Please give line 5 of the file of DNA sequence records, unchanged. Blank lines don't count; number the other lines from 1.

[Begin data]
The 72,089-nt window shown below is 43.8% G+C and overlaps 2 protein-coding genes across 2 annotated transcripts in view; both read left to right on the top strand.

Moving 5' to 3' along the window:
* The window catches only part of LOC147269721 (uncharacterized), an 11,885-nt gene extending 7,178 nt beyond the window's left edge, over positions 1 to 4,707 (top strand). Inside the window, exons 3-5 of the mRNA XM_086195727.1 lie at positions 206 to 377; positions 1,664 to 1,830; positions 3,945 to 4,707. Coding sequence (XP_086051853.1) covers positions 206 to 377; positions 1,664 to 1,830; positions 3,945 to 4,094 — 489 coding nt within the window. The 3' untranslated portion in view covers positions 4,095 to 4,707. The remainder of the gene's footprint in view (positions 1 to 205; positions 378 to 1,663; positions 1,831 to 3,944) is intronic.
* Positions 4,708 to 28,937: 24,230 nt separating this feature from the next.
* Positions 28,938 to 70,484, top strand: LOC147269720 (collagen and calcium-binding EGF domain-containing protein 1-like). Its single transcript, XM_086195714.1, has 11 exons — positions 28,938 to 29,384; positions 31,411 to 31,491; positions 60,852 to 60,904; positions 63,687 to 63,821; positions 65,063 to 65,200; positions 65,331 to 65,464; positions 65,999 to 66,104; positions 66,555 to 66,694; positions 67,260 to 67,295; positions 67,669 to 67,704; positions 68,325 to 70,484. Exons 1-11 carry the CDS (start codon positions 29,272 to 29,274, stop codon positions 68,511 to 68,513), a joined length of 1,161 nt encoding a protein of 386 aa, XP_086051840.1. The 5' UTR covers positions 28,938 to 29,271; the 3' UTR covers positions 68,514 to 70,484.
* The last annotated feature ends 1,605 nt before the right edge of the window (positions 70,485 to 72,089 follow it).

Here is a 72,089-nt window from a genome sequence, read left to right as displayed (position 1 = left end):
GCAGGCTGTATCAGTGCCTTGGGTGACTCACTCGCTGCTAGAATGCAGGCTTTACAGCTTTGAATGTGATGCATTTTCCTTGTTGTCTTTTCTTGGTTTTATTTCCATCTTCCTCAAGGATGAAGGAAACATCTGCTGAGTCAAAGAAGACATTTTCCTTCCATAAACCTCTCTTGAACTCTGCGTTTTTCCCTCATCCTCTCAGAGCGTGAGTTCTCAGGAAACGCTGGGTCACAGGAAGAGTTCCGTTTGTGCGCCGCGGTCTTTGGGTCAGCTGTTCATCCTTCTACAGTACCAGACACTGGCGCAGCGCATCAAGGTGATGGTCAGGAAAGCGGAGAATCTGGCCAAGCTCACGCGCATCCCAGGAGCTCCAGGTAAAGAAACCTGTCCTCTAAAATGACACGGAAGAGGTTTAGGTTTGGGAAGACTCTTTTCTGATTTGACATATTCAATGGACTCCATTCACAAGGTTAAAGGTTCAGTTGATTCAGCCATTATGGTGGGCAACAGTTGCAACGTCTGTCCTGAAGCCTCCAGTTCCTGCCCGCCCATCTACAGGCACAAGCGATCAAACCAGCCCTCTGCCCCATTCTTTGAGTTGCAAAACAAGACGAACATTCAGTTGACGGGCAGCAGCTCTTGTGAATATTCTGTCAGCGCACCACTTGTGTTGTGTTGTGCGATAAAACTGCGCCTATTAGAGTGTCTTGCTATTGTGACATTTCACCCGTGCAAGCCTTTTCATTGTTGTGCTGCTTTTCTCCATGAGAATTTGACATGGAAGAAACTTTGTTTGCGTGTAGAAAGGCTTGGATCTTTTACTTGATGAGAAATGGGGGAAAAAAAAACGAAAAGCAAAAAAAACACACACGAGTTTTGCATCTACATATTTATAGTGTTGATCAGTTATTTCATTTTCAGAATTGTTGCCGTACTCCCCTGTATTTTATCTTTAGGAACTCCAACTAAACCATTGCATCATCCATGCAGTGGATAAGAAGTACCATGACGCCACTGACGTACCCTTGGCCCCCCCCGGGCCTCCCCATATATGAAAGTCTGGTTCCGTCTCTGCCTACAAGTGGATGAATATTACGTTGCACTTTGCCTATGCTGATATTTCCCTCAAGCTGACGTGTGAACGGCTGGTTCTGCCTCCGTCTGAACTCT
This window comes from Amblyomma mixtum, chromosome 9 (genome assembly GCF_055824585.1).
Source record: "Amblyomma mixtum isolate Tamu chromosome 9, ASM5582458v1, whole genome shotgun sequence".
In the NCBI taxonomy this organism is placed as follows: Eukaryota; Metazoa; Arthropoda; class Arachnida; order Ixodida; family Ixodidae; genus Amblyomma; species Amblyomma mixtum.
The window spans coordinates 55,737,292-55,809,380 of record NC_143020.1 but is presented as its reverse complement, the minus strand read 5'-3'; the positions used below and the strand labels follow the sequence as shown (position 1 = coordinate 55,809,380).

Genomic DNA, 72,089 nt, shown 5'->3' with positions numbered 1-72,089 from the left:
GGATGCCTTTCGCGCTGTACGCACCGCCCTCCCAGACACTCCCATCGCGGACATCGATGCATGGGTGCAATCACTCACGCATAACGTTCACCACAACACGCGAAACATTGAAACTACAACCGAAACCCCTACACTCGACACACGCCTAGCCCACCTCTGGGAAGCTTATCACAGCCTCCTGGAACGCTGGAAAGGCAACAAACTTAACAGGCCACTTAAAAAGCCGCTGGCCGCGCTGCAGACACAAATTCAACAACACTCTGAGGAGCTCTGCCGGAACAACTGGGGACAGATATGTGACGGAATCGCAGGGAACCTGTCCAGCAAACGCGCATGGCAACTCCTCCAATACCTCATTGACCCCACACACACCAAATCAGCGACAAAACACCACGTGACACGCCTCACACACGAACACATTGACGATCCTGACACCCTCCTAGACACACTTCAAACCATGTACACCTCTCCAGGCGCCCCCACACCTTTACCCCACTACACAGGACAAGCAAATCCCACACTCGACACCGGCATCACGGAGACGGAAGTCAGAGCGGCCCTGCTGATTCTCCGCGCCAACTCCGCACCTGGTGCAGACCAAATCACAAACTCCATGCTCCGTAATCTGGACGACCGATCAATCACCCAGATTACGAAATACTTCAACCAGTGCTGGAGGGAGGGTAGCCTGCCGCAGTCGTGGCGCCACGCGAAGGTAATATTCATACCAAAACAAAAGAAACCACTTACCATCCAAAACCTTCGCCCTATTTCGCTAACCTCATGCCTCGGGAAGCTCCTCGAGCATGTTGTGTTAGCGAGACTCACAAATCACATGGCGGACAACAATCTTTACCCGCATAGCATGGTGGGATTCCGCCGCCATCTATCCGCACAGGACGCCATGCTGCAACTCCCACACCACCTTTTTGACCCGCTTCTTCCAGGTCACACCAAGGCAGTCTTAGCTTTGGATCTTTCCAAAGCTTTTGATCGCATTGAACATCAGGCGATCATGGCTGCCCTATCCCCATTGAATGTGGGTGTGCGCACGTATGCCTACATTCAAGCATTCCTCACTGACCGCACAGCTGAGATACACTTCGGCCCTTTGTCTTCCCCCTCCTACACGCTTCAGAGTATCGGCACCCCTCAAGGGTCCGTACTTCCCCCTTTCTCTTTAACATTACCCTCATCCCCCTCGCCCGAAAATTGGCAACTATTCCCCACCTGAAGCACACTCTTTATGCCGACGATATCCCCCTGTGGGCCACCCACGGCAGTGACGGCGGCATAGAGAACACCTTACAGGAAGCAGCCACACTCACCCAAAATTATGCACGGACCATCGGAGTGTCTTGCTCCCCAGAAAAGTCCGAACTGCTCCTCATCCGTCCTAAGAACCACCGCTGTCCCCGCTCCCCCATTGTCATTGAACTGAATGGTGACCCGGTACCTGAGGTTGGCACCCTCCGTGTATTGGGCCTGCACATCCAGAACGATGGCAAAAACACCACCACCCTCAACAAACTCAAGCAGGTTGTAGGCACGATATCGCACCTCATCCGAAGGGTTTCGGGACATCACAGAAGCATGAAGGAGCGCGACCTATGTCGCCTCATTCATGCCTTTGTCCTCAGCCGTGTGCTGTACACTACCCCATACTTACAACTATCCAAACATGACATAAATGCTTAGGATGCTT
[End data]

* Positions 28,938 to 70,484, top strand: LOC147269720 (collagen and calcium-binding EGF domain-containing protein 1-like). Its single transcript, XM_086195714.1, has 11 exons — positions 28,938 to 29,384; positions 31,411 to 31,491; positions 60,852 to 60,904; positions 63,687 to 63,821; positions 65,063 to 65,200; positions 65,331 to 65,464; positions 65,999 to 66,104; positions 66,555 to 66,694; positions 67,260 to 67,295; positions 67,669 to 67,704; positions 68,325 to 70,484. Exons 1-11 carry the CDS (start codon positions 29,272 to 29,274, stop codon positions 68,511 to 68,513), a joined length of 1,161 nt encoding a protein of 386 aa, XP_086051840.1. The 5' UTR covers positions 28,938 to 29,271; the 3' UTR covers positions 68,514 to 70,484.